Important Message from ProHealth Founder, Rich Carson

Pharmaceutical Medications for Chronic Fatigue Syndrome & Myalgic Encephalomyelitis


By Erica Verrillo*

The list of pharmaceuticals prescribed for patients with Chronic Fatigue Syndrome & Myalgic Encephalomyelitis (ME/CFS) is extensive, spanning a broad range of drugs – from over-the-counter medications, to narcotics and immune modulators.

The reason there is such a wide array is that treatments are aimed at both alleviating symptoms, which in ME/CFS are numerous, and at correcting secondary infections, which are found in the majority of ME/CFS patients. Physicians have found that by correcting secondary infections, while alleviating the most troubling symptoms, patients can make considerable improvement. Neither of these types of treatments directly address the immune system dysregulation that underlies the disease, however. (See experimental treatments)

The mostly commonly prescribed medications for Chronic Fatigue Syndrome & Myalgic Encephalomyelitis are antidepressants. In a survey on antidepressants conducted by ProHealth, of the 20 antidepressant medications listed, there wasn’t one that had not been tried by the respondents. In fact, each antidepressant listed had been taken by a significant portion of the respondents (range of 32% to 66%), with an average of 9 different prescription antidepressants per person.

A survey of over 4,000 ME/CFS patients conducted in Great Britain found that 35%- 40% of the respondents had taken antidepressants. The results of both surveys confirmed that while antidepressants were among the most commonly prescribed medications for ME/CFS, more than one-third of ME/CFS patients reported feeling worse after taking them.

Drugs Aimed at Symptom Relief

Physicians who treat Chronic Fatigue Syndrome & Myalgic Encephalomyelitis generally try to mitigate their patients’ most severe symptoms. Typically, they begin with sleep disorder, pain, orthostatic intolerance, and cognitive dysfunction. Some physicians treat cognitive problems with stimulants (e.g. Adderall), but most specialists recommend avoiding the use of stimulants because they cause an increase in fatigue.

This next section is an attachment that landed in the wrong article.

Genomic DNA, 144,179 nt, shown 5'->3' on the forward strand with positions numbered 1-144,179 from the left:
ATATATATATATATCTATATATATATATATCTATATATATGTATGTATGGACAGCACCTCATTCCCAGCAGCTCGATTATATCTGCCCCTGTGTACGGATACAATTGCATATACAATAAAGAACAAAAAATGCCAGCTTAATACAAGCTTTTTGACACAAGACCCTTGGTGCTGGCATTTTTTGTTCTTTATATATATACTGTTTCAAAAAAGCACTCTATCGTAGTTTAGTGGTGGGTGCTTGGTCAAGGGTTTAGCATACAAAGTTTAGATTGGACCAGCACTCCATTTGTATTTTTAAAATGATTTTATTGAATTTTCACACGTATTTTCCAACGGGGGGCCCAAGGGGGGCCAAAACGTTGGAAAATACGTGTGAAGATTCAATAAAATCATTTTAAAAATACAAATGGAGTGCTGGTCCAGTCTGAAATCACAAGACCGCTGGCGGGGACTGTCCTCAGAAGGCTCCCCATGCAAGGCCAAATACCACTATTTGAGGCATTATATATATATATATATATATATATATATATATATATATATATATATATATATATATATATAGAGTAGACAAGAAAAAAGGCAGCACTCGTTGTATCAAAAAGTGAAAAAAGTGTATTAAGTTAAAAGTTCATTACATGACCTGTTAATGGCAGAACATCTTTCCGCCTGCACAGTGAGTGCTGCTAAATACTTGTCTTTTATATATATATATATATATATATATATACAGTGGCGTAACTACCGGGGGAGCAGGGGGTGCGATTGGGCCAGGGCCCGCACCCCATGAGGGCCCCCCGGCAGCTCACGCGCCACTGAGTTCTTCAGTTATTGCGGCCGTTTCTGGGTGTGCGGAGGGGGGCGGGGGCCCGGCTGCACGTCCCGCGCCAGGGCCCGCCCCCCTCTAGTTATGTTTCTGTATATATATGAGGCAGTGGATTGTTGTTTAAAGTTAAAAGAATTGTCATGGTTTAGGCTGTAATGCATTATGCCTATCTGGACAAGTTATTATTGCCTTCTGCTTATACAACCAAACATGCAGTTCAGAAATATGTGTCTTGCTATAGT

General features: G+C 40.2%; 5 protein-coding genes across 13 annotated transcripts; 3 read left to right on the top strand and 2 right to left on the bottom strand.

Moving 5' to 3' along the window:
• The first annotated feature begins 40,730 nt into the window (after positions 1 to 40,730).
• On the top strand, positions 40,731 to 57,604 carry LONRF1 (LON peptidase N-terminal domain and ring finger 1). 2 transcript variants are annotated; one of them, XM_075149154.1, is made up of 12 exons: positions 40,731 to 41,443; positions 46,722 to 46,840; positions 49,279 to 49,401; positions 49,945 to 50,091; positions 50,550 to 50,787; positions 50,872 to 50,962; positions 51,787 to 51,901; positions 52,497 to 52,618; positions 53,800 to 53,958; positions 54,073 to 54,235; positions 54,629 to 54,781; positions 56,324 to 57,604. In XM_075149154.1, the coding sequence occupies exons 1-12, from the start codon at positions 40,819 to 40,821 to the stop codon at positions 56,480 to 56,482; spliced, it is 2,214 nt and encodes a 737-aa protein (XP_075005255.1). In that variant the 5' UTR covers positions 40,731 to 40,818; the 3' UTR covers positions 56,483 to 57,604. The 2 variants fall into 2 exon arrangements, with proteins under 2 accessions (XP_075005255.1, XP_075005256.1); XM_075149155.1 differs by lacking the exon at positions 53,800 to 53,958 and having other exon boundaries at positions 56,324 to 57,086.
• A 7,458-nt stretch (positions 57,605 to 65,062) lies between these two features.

Below are some prescription and over-the-counter drugs recommended by ME /CFS clinicians for four of the most commonly experienced symptoms. (In spite of the fact that all ME/CFS patients experience fatigue – of various sorts – there is no drug that will treat it. As Dr. Paul Cheney put it, “treating fatigue is treating the illness itself.”)

Note: Because patients with ME/CFS frequently have sensitivities and allergies, as well as paradoxical reactions to medications, all of these treatments must be supervised by a physician, regardless of whether a prescription is required. It is always best to begin with a very low dose.

Sleep Medications

Ibuprofen PM
Ambien, Sonata, Restoril, Rozerem
Antidepressants (doxepin, trazodone, etc.)
Benzodiazepines (clonazepam)
Muscle relaxers (Flexeril)

Pain Medications

NSAIDs (Ibuprofen, etc.)
Anticonvulsants (Topamax, Zonegran)
Narcotics (Demerol)